Listening in the Time of a Pandemic

“I really don’t want to go back to the office full-time. I think it’s too soon.” man with hands at head frustrated at work leadership

1. “What!? We need the money!…You need to go back!” (Ordering)
2. “If you don’t go back, you could get fired. Then what?” (Warning)
3. “You should’ve known this day would come.” (Moralizing)
4. “Why don’t you call your boss and talk about flex time?” (Advising)
5. “There’s no use putting it off. You’ll have to go back sometime.” (Using Logic)
6. “You’re just freaking yourself out and aren’t thinking clearly.” (Criticizing)
7. “Well, you’re such a loyal employee, I bet they will let you keep working from home.” (Praising)
8. “Oh please, you’re such a worrywart.” (Labeling)
9. “Maybe you are just using this as an excuse because you don’t really like your job anyway.” (Analyzing)
10. “Once you get used to the idea, you’ll probably start to feel okay about going back.” (Reassuring)
11. “What are you going to do about it then?” (Questioning)
12. “This isn’t a good time to talk about this—let’s get dinner ready.” (Avoiding)

Recognize these as the 12 Roadblocks to Communication? Often these responses are coming from a place of wanting to help. But in reality each of them block the other person from dealing with their problem. They stop him/her from expressing their deeper feelings and needs.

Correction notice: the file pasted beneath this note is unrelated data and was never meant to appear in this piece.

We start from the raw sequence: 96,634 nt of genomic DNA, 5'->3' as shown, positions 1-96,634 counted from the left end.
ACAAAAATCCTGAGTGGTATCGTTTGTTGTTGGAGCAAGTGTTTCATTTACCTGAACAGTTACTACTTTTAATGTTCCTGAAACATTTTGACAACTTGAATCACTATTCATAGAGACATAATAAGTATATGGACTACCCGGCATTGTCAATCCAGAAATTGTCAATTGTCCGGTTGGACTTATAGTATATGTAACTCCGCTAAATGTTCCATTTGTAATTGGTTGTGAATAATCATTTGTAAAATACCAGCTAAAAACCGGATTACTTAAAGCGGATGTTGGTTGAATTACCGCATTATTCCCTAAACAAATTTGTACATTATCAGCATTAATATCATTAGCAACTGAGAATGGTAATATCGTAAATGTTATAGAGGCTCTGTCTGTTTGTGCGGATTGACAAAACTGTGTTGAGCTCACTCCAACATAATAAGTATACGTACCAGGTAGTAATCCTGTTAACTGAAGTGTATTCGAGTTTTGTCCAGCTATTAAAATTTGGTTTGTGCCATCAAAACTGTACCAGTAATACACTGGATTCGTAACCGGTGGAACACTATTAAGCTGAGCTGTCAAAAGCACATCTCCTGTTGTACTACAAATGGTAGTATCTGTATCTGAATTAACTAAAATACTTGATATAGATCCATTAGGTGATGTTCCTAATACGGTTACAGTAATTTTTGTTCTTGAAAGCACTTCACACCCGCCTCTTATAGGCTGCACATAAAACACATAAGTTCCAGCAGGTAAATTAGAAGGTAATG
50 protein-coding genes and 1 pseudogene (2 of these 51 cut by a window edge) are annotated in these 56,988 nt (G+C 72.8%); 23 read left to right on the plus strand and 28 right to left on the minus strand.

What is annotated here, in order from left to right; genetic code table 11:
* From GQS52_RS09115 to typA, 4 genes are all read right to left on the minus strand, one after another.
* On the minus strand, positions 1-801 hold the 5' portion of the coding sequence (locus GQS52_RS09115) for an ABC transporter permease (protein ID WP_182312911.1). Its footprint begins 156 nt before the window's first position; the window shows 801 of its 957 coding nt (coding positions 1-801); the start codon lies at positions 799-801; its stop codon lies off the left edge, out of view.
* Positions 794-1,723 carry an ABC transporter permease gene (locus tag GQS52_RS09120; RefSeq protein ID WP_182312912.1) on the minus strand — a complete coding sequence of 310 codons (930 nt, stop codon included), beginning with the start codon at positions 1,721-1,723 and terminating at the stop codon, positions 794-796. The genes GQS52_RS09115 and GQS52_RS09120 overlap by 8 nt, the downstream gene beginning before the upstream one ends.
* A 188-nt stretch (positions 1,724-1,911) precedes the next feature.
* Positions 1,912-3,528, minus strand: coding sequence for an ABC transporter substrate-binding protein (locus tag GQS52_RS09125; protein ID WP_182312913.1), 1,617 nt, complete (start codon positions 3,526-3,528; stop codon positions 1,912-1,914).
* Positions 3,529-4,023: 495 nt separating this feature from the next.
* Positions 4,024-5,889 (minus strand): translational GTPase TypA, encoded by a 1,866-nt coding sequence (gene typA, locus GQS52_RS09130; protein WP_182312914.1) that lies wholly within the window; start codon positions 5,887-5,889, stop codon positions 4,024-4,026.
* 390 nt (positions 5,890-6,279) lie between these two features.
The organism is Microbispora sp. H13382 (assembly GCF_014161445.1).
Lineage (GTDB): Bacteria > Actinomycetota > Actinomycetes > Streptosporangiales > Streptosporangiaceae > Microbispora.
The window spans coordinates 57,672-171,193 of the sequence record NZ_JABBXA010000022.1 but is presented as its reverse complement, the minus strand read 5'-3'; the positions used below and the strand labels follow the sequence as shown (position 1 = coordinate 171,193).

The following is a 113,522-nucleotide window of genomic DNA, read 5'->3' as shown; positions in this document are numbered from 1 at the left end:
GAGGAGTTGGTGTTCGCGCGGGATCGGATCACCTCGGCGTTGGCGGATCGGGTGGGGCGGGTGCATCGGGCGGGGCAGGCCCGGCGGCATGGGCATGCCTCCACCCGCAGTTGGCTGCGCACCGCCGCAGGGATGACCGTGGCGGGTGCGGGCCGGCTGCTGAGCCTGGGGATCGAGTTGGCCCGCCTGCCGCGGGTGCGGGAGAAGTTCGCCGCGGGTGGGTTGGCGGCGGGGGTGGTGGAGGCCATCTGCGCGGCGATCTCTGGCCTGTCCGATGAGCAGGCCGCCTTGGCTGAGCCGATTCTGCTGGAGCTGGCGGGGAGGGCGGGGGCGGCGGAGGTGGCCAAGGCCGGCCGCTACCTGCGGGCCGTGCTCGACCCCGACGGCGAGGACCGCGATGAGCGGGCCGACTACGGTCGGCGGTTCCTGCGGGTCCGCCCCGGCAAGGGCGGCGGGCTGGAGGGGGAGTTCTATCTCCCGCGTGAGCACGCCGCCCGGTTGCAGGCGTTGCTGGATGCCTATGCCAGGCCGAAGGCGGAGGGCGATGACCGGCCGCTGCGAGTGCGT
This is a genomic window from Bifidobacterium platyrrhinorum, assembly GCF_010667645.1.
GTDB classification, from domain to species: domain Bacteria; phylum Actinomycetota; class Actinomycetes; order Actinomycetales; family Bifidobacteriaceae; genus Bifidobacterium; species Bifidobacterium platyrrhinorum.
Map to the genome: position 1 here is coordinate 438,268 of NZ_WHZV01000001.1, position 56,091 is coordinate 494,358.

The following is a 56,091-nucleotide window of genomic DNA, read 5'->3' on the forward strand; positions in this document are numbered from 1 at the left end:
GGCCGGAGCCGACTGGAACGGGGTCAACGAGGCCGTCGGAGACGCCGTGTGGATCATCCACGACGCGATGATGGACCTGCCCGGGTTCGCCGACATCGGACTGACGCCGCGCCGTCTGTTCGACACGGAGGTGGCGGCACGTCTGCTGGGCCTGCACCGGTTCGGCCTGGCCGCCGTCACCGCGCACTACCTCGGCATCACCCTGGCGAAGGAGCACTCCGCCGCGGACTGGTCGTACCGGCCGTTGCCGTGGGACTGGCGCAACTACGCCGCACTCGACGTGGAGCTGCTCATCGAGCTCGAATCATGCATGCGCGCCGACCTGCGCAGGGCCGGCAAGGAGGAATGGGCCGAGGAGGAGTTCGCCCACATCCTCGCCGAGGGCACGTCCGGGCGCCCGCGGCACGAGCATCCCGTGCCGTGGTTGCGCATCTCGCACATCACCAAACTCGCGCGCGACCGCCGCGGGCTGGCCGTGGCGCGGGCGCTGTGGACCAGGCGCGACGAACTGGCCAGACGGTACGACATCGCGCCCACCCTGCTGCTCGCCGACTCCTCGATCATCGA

During this time of continuing stress, anxiety and uncertainty, it can be VERY challenging to Active Listen when someone else signals they have a problem. Active Listening takes emotional energy and effort which is in short supply right now for most of us around the planet.

Having said that, without this essential skill, relationships can become damaged or even ruptured. When someone you’re close to says something that signals to you that they’re upset, you being a person who’s skilled in the Gordon Model, Active Listens, right? Well, that’s the goal.

What if they say something that you know will impact you? What then??

Here’s the key: Sometimes you have to get yourself into an accepting mode. This doesn’t mean you’re being phony—it means you’re aware of what it takes to have and maintain a healthy, resilient relationship and in the moment when you hear the other’s upset, you can pause, and ask yourself, “What’s going on for them? For me? How can I best handle this?”

Recall the first line of Dr. Gordon’s Credo: “You and I are in a relationship which I value and want to keep.” This is really the litmus test.

Try to make a shift within yourself and find your Active Listening reserves. “Hmm, you sound pretty concerned about going back—want to talk about it?” could be an opening Active Listening response that would signal to the other person that you’re ready to hear them out.

An Active Listening response like this communicates: “I hear what you are feeling; I am interested and concerned; I’m not judging you.” It also shows that you care about the relationship.

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